The Good Doctor’s Claire Explains Her ‘Crazy Guilt’ For The Devastating Twist

Spoilers ahead for Episode 3 of The Good Doctor Season 3, called "Claire."

The Good Doctor delivered an episode that was both heartwarming and heartbreaking with "Claire," which -- as you would expect -- centered on Claire Browne. Heading into performing a surgery by herself for the first time, Claire was upbeat and incredibly nervous as she dealt with everything from her patient's difficult mother, a House alum with a marlin (no, not that Marlin) named Franklin stuck in his cancerous leg, and her own mom who would be staying with her. While three of those stories came to happy endings, one did not, and actress Antonia Thomas has revealed Claire is going to blame herself.

Claire started out the episode preparing for her day ahead from home, including practicing her speech to her patient, even as she emptied all her bottles of alcohol down the drain so that her mother wouldn't be able to drink. Well, Claire emptied almost all of her bottles down the drain. She decided to save a bottle of champagne to celebrate her first surgery later, and this would be the key that leads to Claire faulting herself for a tragedy.

After she managed to get through to her patient's mom about the importance of therapy, text her mom a cute picture of the screen announcing her as the head surgeon, pull off a successful surgery despite a complication, and assist with the diagnosis of cancer in the leg of the guy with the marlin, she was looking forward to celebrating... until she got a call from her mom's number, but it wasn't from her mom.

As it turned out, her mom was so excited that she wanted to cook for Claire to celebrate, but unfortunately she got in the car to drive after getting into the bottle of champagne Claire hadn't dumped. Her mom died in the car crash, and Claire was left looking shocked in the road. Antonia Thomas, who has played Claire from the very beginning of The Good Doctor, told TV Guide her thoughts about Claire's reaction:

The one bottle of champagne that [Claire] leaves for herself because she was thinking of herself, is the one thing that she feels like killed her mother. It's sort of bound up in all of this crazy guilt, which is of course not really her fault, but she's felt this guilt all her life about her mom. She's finally decided to take a step forward to sort of [mend] the relationship, and as soon as she does that, her mother dies.

Claire really seemed to have overcome some of the hurdles that still stood in the way of a functional relationship with her mom. Understandably, Claire had a lot of emotional baggage from spending her childhood looking after her mom, who suffered from her mental illness and tendency to fall back into drugs and alcohol.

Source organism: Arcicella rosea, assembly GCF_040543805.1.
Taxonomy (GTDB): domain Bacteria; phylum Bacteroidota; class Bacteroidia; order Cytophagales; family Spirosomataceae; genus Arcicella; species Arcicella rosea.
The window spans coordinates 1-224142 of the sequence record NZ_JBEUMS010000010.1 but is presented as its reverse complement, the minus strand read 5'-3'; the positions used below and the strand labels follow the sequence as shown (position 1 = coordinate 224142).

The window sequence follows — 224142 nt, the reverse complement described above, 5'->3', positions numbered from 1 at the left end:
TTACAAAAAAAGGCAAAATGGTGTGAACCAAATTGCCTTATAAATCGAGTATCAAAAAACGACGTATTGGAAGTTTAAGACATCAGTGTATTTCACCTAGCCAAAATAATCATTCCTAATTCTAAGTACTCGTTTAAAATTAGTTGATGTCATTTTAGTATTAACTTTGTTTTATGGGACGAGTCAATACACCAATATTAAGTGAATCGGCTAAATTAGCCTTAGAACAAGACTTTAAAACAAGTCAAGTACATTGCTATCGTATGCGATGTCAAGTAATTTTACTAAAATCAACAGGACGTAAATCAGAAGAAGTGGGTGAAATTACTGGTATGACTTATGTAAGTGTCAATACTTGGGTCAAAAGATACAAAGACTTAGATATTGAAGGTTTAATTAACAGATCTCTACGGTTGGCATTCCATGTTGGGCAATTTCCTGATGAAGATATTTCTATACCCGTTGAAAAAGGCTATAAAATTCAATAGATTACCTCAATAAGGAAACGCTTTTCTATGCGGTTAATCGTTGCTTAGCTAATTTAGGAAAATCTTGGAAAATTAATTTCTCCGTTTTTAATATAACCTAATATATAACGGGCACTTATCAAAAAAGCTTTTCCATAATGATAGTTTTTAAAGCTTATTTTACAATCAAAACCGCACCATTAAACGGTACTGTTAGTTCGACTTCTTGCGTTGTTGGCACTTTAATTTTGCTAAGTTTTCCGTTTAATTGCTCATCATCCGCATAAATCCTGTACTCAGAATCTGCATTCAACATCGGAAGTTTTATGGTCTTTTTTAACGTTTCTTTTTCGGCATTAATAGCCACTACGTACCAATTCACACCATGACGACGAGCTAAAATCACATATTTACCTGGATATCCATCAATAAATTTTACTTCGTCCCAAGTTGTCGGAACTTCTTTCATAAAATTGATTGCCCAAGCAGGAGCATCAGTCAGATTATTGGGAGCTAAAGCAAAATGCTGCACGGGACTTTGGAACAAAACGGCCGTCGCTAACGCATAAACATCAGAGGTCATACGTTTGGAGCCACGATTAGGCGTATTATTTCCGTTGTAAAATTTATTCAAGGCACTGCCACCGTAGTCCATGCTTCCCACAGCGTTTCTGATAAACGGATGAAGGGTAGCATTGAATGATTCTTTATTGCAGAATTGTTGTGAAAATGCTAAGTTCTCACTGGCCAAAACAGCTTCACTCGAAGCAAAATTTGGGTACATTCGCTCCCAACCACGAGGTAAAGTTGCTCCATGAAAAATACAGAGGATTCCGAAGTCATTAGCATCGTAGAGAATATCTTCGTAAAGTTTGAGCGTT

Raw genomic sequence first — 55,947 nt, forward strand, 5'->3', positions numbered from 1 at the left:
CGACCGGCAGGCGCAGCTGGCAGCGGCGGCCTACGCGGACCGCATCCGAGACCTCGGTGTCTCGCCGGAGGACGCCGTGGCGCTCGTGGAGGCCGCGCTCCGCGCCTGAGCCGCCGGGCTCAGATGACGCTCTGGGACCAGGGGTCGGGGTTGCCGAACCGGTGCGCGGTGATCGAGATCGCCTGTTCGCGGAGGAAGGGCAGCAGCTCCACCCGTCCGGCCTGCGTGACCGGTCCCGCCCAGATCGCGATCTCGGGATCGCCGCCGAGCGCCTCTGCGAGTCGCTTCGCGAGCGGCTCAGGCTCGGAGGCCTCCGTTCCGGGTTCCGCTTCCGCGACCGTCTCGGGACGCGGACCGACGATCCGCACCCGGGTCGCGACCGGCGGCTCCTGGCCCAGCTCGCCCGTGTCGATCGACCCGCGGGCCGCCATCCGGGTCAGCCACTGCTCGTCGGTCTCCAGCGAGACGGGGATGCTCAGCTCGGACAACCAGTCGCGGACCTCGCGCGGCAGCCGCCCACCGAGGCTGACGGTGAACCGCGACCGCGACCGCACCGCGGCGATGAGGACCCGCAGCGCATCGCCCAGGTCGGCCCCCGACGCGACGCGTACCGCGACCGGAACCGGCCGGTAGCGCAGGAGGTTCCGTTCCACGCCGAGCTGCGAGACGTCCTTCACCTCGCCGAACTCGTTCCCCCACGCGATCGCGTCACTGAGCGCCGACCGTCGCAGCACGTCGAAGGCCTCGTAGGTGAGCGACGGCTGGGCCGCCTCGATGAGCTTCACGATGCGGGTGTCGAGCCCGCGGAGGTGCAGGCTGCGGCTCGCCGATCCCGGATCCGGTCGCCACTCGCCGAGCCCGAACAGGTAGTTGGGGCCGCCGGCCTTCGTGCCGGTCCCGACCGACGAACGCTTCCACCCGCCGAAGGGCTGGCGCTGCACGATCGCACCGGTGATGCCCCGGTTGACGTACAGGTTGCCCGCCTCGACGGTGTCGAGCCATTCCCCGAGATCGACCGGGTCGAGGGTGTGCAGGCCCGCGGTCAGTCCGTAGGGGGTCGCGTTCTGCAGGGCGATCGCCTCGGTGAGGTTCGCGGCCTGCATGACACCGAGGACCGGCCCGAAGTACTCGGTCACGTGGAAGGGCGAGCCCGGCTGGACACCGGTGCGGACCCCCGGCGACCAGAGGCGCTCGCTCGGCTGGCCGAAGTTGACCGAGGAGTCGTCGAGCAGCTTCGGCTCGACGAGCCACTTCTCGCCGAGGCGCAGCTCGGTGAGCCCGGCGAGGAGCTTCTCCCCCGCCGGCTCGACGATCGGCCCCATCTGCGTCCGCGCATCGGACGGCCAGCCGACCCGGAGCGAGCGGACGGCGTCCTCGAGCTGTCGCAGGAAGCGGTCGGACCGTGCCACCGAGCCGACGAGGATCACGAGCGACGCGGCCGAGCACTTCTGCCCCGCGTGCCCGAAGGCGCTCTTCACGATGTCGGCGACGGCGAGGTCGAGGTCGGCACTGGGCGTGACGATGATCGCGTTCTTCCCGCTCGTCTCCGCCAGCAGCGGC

By allowing her mom to stay with her, agreeing to attend therapy with her, and communicating with her, Claire came across as ready for the next stage in a relationship with her mom in which she didn't have to take care of her or blame her. Poor Claire! Just when everything was going well, she's going to blame herself for not draining the one bottle of champagne, which she did actually hide from her mom. It's not Claire's fault, but it's also not surprising that she won't see things so clearly.

A big question now is whether this huge personal loss will affect her personally, as the afterglow of her first successful solo surgery was definitely ruined by her mom's death. When asked if this event would shake Claire's newfound confidence as a surgeon, Antonia Thomas said this:

The two things are separate. There's a tremendous amount of guilt because she felt like she was so focused on wanting to be brilliant as a surgeon and she kind of dropped the ball in terms of her mother. It's less about her ability, kind of, in terms of skill, and more about her attitude. I think we'll see a slight change in Claire's attitude in terms of the way she goes about her day as a way of dealing with her grief.

Hopefully the people around Claire will be able to help her -- or at least not hold her back -- as she grieves in her own way. Her relationship with Morgan has been less antagonistic in Season 3, and they even encouraged each other in the latest episode.

If Morgan were to use Claire's grief to gain an edge on her, it would be truly disappointing and wouldn't really track with where they are in their relationship, unless The Good Doctor was able to spin it as Morgan showing her ambition while trying to take some things off of Claire's plate.

Shaun has been preoccupied with his relationship with Carly, which wasn't quite as hopeless as it seemed after the "disaster" of a first date in the third season premiere. Still, surely he'll have time to be there for Claire however he can manage. She was his first real friend at St. Bonaventure other than Dr. Glassman, after all!

New episodes of The Good Doctor air Mondays at 10 p.m. ET on ABC. If you're still in the market for some alternate viewing options, swing by our 2019 fall TV premiere schedule.

Laura Hurley
Senior Content Producer

Laura turned a lifelong love of television into a valid reason to write and think about TV on a daily basis. She's not a doctor, lawyer, or detective, but watches a lot of them in primetime. CinemaBlend's resident expert and interviewer for One Chicago, the galaxy far, far away, and a variety of other primetime television. Will not time travel and can cite multiple TV shows to explain why. She does, however, want to believe that she can sneak references to The X-Files into daily conversation (and author bios).